District 1 Report: Being best city takes work

By City Councilman Scott Hente

       It's summer time, so I'll lay off of some of the heavy political stuff and focus, instead, on a unique aspect of our city.
       Colorado Springs was recently named the best city, with a population over 300,000 in the United States, to live in. Colorado Springs has also fared very well in national surveys in terms of overall public fitness and health. And Colorado Springs enjoys an abundance of public parks, open spaces and hiking and biking trails. These three distinctions are not merely coincidences but are closely tied together.
       We often take for granted the many natural venues we have here in our local area. With the country's most famous mountain in our backyard and one of the outstanding municipal parks in the world - the Garden of the Gods - in our own neighborhood, it's easy to forget that we are indeed blessed with many areas for hiking, biking, and recreation. And do they get used! Just take a look at the filled parking lots for Ute Valley Park or Barr Trail, or the number of hikers in Red Rock Open Space, and you get the real sense that our residents take their pursuit of healthy outdoor activities very seriously.
       But the many outdoor activities and sites we have available to us come at a cost. Most of our popular areas have devoted volunteers who contribute many hours to their upkeep. The Friends of the Peak, the Garden of the Gods Foundation, and the Friends of Red Rock, not to mention the city's Parks and Recreation Advisory Board, are all examples of volunteer groups dedicated to preserving and enhancing outdoor recreational activities. And, in addition to contributions from the city's general fund towards parks and open spaces, there is a voter-approved .1 percent sales tax that goes directly towards trails, open spaces and parks. By their personal volunteer work and approval of tax financing, our city residents have told us that they consider our outdoor recreational sites a "must have" in this community.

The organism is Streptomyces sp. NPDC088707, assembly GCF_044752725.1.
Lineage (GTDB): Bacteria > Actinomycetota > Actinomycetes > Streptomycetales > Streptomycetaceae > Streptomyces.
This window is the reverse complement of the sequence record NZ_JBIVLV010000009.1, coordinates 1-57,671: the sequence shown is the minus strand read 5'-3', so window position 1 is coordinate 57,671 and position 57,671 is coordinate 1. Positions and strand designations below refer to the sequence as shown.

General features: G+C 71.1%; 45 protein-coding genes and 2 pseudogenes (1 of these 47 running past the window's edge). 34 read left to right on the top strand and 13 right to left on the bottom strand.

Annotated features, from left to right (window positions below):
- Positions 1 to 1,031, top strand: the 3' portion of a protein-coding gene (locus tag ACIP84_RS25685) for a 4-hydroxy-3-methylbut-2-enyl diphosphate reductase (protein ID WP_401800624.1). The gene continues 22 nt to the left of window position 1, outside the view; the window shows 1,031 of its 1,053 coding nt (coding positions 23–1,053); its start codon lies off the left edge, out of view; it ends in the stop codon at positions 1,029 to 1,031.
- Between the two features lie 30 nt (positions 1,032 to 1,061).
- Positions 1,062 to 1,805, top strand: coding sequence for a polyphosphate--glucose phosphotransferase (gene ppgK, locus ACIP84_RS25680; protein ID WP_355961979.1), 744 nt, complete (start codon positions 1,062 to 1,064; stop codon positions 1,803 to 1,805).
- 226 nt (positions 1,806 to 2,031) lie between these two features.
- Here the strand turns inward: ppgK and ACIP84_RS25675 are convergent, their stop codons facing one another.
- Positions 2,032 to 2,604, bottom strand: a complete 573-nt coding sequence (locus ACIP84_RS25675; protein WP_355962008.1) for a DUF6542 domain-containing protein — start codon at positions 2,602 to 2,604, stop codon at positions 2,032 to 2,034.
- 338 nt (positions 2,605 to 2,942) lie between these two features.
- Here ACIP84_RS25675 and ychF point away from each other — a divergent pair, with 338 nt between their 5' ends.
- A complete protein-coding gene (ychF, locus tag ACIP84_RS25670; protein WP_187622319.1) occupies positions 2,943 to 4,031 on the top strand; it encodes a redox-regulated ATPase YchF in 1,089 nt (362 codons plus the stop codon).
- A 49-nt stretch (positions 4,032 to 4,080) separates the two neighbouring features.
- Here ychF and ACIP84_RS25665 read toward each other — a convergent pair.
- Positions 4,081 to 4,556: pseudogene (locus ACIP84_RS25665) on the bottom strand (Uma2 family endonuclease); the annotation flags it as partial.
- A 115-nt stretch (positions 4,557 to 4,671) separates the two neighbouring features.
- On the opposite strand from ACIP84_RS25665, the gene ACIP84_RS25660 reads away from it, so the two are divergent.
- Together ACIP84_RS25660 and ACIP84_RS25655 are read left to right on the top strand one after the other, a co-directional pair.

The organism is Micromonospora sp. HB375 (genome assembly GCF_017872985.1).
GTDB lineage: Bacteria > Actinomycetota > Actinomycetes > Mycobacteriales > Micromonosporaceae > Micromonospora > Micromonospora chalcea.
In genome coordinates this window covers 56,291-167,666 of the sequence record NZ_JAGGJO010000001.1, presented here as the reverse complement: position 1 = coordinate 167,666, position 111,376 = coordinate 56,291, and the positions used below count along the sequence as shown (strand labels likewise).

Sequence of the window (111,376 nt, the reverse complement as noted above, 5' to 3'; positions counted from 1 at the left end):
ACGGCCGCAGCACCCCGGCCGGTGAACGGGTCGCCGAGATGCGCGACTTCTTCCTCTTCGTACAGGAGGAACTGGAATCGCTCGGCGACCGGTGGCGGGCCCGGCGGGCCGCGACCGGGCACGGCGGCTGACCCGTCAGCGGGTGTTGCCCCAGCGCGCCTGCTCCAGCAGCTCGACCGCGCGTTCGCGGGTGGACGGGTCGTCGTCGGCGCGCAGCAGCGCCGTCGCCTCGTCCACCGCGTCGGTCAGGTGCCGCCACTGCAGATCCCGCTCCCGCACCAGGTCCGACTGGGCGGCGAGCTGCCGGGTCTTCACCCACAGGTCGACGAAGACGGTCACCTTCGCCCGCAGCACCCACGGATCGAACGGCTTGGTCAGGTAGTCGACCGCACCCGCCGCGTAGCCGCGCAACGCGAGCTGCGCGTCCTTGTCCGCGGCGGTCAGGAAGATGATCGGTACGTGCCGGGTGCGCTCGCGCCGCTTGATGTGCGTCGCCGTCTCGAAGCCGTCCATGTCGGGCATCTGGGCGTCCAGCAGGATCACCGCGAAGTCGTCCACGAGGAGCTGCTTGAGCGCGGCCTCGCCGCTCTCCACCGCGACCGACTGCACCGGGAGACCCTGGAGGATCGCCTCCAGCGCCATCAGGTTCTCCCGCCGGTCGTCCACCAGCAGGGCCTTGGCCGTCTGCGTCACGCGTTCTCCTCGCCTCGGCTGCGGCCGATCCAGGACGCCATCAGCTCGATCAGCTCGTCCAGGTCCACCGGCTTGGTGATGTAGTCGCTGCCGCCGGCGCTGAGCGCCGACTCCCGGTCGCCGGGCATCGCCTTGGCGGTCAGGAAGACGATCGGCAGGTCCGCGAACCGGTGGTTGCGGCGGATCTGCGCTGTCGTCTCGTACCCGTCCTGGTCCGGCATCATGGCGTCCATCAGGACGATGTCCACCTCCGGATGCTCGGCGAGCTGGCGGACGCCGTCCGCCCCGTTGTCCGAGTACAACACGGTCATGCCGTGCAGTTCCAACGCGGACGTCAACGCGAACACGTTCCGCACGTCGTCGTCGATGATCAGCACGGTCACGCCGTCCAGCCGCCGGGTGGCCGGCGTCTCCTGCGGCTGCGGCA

So what has this gotten us? It seems to me that our many recreational options have helped keep us more physically fit, which boosts our overall health, and a healthy city is a great city to live in. New York may have many great museums, but we have the Pikes Peak Marathon; Los Angeles may have Hollywood, but we have the Starlight Spectacular Bike Ride; Washington, D.C. may have some great monuments, but we have the Garden of the Gods 10 mile Run. In many ways, our outdoor activities help define Colorado Springs and set the tone for what is truly "the best city to live in."
       So what are you doing sitting there reading this column?! Get out there and take advantage of the many and varied outdoor recreational areas we have available to us. And if you happen to see a slightly overweight, 50ish hiker huffing and puffing up Barr Trail, give me a "high five" and lie to me and tell me I'm looking good!

Scott Hente is the City Council member for District 1, which includes Pleasant Valley and Westside areas north of Uintah Street. His column appears in the Westside Pioneer about every six weeks. Hente’s phone at City Hall is 385-5467 and his e-mail is shente@springsgov.com.